The subjects were then matched applying the Kernel method, in which treated subjects are matched with a weighted average of all controls with weights that are inversely proportional to the distance between the propensity scores of treated individuals and controls. As the groups were very similar at the onset, nearly all subjects could be correctly matched. We carried out analyses using STATA (version 13). Difference-in-differences analyses were conducted separately on respondents with and without chronic diseases. Effect size, which expresses the magnitude of change, was measured in percentage and calculated by dividing DD scores by the average value of the indicators in the experimental and control groups at the baseline time period.

3. Results

3.1. Descriptive Results

Table 1 presents the percentage of respondents with a regular source of primary care. As expected, the percentage is higher for those with than for those without chronic diseases at both time periods. For both groups, the percentages significantly increased between 2003–2005 and 2008–2010.

Table 1: Percentage of respondents having a regular source of PHC according to the presence of chronic disease, 2003–2005 and 2008–2010.

Table 2 shows, among those who had a regular source of primary care, percentages of users with different chronic diseases in the 2005 and 2010 surveys.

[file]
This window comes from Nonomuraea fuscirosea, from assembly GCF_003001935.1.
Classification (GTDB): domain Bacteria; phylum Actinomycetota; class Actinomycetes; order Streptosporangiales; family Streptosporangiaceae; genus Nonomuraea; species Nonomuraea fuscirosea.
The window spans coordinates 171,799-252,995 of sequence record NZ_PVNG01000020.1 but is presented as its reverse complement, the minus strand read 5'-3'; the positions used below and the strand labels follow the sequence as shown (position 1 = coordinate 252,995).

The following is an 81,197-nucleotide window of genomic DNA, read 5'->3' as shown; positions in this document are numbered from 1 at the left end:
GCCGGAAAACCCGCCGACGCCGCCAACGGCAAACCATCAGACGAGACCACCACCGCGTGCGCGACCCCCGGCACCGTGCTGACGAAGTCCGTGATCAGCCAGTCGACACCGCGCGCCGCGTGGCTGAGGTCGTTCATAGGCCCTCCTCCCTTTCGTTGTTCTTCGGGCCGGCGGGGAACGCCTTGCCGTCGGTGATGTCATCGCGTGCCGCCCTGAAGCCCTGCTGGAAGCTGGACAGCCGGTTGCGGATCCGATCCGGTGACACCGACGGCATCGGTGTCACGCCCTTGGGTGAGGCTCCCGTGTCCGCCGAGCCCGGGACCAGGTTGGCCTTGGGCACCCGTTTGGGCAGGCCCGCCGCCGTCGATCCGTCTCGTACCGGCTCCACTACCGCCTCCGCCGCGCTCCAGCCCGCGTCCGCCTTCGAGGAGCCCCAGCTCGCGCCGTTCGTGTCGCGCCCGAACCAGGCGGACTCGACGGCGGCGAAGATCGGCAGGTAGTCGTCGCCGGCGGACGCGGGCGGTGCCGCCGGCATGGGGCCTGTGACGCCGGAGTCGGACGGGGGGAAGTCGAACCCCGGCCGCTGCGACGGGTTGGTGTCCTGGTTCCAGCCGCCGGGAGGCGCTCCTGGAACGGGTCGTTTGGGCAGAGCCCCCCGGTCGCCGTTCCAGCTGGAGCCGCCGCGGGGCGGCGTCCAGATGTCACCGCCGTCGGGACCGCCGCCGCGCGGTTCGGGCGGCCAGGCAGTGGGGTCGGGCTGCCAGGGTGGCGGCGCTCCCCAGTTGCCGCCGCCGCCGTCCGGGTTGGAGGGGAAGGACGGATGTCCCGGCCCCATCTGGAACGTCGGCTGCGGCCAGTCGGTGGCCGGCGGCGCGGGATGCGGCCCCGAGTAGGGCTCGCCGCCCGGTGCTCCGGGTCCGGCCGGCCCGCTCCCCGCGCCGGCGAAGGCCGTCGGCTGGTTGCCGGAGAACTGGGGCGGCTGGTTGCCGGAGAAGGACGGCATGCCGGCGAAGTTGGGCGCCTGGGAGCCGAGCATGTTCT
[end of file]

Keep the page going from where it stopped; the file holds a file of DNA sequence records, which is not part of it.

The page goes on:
Table 2: Percentage of users with various chronic diseases, 2003–2005 and 2008–2010.

Table 3 presents for each category of chronic diseases in the two time periods the percentage of those who, aside from that disease, also present other chronic morbidities. Cardiac and musculoskeletal diseases have a higher percentage of associated multiple chronic morbidities. Data for the two time periods are generally comparable except for “cardiometabolic” and “other chronic diseases.”

Table 3: Percentage of users having a chronic disease associated with multiple morbidities, 2003–2005 and 2008–2010.

Tables 4 and 5 present data on other users’ characteristics for differences between control and experimental groups of the two samples. There are very few differences that are statistically significant.

Table 4: Percentage (%) of users having at least one chronic disease according to selected characteristics, 2003–2005 and 2008–2010.
Table 5: Percentage (%) of users without a chronic disease according to selected characteristics, 2003–2005 and 2008–2010.
3.2. Evolution of Experience of Care, Use of Services, and Unmet Needs